When I arrived at my current employer about seven years ago, I was surprised to find no Active Directory. There was an attempt at an LDAP infrastructure, but the only thing authenticating to it was a single Samba server.
The replication to a secondary LDAP server was broken, email was off on its own, wireless was a collection of consumer-grade access points using static WAP keys, and every application -- whether commercial or internally developed -- had its own authentication scheme. I don't want to say it was a mess, but there was little evidence of a consistent authentication strategy or direction.
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One of my first projects was to migrate from a legacy email system to Exchange. Since Exchange requires Active Directory, I saw an opportunity to begin to centralize authentication. Over time, new Windows servers were all put into Active Directory, a new multi-site distributed file server system was installed, and I talked with our developers about pointing applications requiring authentication to Active Directory. Next came a new wireless system and updated VPN endpoints; these, too, via Microsoft's version of a Radius server, tied into Active Directory.
My goal wasn't to have absolutely everything authenticate to Active Directory, but in my view, more is better. In theory, it should be easier for end users, because they have to remember only one set of credentials, and changing a password once takes care of many services. From an administrative perspective, Active Directory gives you one place to deactivate an account that covers multiple points of entry; I even configured our entire router, switch, and firewall infrastructure to authenticate administrative access against Active Directory.
As our IT operations evolved and security policies and compliance needs grew, we began to implement password change and account lockout policies. These policies help us protect critical infrastructure and information.
Mac, mobile, remote access headaches
All in all, I consider this implementation a success. However, it doesn't mean there aren't difficulties. First on the list is Macintosh users, who make up about a third of our computing population. Macs can be joined to Active Directory, but they aren't fully fledged members, so you can forget about simple group policies such as locking screen savers.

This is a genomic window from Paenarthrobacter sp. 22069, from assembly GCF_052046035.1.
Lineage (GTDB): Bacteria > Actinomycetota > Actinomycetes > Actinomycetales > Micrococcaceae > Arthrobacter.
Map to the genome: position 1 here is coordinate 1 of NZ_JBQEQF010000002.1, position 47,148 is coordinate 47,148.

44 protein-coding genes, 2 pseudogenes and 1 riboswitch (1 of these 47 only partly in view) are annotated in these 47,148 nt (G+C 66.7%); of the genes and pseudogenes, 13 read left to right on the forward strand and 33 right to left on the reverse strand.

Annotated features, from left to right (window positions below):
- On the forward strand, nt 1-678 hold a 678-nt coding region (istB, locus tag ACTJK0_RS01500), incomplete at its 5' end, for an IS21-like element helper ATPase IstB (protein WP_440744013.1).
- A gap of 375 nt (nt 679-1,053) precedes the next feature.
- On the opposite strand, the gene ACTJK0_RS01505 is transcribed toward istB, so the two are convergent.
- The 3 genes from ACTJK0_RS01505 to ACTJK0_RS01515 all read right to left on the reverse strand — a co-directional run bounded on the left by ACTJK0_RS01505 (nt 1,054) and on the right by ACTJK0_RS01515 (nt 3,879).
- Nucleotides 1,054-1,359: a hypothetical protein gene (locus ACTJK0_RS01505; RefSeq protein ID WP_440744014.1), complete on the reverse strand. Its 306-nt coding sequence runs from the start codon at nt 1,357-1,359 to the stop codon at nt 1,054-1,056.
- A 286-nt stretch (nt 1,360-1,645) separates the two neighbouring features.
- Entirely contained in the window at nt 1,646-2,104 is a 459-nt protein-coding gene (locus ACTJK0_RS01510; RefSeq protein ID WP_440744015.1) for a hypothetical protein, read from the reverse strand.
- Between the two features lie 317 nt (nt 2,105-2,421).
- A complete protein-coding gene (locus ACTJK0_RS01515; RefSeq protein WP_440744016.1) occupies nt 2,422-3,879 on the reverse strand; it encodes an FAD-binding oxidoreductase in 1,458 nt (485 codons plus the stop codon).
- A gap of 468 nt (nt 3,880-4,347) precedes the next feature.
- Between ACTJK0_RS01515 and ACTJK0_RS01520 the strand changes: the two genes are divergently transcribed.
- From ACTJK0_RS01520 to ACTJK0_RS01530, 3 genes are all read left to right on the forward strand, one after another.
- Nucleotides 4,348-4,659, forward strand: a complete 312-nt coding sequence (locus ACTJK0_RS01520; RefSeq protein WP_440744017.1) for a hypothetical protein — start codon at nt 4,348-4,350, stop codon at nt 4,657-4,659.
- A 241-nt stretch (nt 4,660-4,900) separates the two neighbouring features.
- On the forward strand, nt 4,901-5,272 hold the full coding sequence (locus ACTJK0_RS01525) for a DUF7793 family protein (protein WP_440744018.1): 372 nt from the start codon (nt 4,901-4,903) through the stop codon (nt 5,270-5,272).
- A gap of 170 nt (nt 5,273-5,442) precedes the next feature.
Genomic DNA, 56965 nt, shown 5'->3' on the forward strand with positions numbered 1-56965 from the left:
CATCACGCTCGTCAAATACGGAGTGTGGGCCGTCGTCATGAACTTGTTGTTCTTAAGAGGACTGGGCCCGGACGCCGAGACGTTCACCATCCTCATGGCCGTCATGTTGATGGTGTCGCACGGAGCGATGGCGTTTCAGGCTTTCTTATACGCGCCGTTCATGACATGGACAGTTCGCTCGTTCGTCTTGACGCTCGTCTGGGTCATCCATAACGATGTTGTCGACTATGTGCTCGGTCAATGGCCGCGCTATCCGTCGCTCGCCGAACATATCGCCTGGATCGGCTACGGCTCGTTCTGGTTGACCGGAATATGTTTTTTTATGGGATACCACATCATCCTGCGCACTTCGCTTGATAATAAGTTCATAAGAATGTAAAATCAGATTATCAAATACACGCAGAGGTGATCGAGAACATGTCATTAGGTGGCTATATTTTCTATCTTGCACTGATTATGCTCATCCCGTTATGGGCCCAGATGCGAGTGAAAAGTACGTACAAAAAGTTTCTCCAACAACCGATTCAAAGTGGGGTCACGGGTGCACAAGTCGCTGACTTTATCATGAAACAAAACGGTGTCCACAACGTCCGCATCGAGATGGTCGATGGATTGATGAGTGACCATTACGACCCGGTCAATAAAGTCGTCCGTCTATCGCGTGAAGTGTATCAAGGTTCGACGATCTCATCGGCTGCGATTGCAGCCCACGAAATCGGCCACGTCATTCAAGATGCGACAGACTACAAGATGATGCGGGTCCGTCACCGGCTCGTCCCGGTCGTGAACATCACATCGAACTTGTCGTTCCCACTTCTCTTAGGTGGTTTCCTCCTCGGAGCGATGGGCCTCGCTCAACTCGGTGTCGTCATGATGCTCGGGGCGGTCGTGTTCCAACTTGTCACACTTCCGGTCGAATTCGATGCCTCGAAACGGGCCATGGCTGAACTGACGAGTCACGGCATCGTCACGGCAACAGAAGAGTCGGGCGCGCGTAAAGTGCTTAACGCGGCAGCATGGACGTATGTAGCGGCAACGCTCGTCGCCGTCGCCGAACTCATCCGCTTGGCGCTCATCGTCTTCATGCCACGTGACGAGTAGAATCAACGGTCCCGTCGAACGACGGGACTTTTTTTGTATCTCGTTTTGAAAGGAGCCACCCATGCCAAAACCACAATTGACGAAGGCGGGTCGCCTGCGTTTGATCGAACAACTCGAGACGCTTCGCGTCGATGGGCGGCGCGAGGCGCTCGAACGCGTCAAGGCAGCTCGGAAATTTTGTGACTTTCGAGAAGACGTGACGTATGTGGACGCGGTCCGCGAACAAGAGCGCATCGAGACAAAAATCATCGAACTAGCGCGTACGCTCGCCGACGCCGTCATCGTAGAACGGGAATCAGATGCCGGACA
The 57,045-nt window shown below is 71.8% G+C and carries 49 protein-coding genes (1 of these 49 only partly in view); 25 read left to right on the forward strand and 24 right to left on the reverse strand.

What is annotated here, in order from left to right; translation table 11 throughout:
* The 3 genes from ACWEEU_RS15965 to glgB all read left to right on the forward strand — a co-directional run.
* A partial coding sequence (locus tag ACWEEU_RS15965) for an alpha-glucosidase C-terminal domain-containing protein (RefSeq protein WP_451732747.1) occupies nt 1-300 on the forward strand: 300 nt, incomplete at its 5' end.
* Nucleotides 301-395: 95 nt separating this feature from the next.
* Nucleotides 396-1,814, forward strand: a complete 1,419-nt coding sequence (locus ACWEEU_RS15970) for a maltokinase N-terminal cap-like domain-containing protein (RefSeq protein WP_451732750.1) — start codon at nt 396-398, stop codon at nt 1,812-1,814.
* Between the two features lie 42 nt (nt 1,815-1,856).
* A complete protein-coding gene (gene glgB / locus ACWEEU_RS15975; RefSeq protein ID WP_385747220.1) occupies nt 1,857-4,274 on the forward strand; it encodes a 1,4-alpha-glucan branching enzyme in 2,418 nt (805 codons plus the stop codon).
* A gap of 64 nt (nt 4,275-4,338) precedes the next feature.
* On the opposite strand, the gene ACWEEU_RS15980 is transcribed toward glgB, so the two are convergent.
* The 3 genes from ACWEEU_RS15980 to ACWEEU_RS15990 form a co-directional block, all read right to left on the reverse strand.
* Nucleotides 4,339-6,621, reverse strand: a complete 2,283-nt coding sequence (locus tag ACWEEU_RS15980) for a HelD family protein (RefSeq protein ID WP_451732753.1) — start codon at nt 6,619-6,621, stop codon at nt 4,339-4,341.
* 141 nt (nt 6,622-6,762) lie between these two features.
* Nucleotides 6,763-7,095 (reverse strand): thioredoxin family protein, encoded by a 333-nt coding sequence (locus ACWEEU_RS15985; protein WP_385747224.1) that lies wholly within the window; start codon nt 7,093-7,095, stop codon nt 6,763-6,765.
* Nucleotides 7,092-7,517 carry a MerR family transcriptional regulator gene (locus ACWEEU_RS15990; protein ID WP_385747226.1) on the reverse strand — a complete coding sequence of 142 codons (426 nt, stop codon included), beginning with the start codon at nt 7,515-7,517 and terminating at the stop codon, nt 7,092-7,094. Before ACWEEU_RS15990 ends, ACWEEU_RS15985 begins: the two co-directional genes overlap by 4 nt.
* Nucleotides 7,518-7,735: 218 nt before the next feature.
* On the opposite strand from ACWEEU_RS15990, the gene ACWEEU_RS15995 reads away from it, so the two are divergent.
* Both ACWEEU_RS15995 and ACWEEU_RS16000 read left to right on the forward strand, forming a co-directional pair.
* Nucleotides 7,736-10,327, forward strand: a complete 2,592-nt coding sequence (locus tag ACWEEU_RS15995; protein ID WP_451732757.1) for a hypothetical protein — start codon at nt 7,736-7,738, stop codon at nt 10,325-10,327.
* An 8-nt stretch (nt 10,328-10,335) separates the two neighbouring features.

In addition, Macs on their own don't have a mechanism to inform users about expiring passwords, and changing an Active Directory password from within the Mac OS isn't a reliable solution. I haven't been able to get it to work at all, even with add-on products such as Centrify. Also, logins from Macs to wireless networks and file servers are not unified like they are in Windows.
Macs are a hassle, but the majority of problems came from mobile devices. As more people configured phones and tablets to access their email and connect to our wireless network, account lockouts increased exponentially. Why? When people change their password, they forget about all of the places
it is used and saved. In the case of a mobile phone, someone will likely remember to change their email password but often forgets that the saved wireless password needs to change, as well.
If users don't connect to the wireless network at the office for a while and their password changes, the next time they do try to connect, the device issues the old password. Active Directory interprets the password as incorrect and locks out the users.
Tablets are commonly shared among designers and people doing user interface testing. If the tablet connects to the network, nobody stops to think about whose credential it's using -- until the person who last entered his username and password changes it. Then a forgotten device ends up locking an unsuspecting user's account.
Saving passwords in browsers, the Mac Keychain, and Windows Credential Manager, while convenient, complicates centralized authentication. Sometimes it takes days to discover where the bad password is stored. One person left his email account configured on his iPad and gave it to his father, who lived overseas. Lockouts occurred only when his father connected the iPad to the Internet; it took us literally months to discover what was going on.
Remote users have also had difficulties. For instance, someone might change a password via our webmail system and then turn around and attempt to authenticate to a VPN endpoint. If the endpoint is at a different data center that hasn't received the updated password via Active Directory replication, the user gets locked out.
I've tried a few things to improve the situation. We modified Active Directory replication settings to make them quicker. We also evaluated a variety of Active Directory reporting tools and put some into use.
For example, Lockout Status from Microsoft is simple, free, and helpful. It's a standalone .exe that requires no installation and allows for a quick view into which Domain Controller is getting bad password attempts. This speeds troubleshooting by reducing the amount of time it takes to determine where lockouts are occurring.
Centralized authentication can cause significant headaches for users and administrators alike. Even the most tech-savvy and self-sufficient people can occasionally be stymied. But user education can go a long way toward minimizing these problems. I don't plan to retreat from the policies and procedures we have in place, because they help protect the organization.
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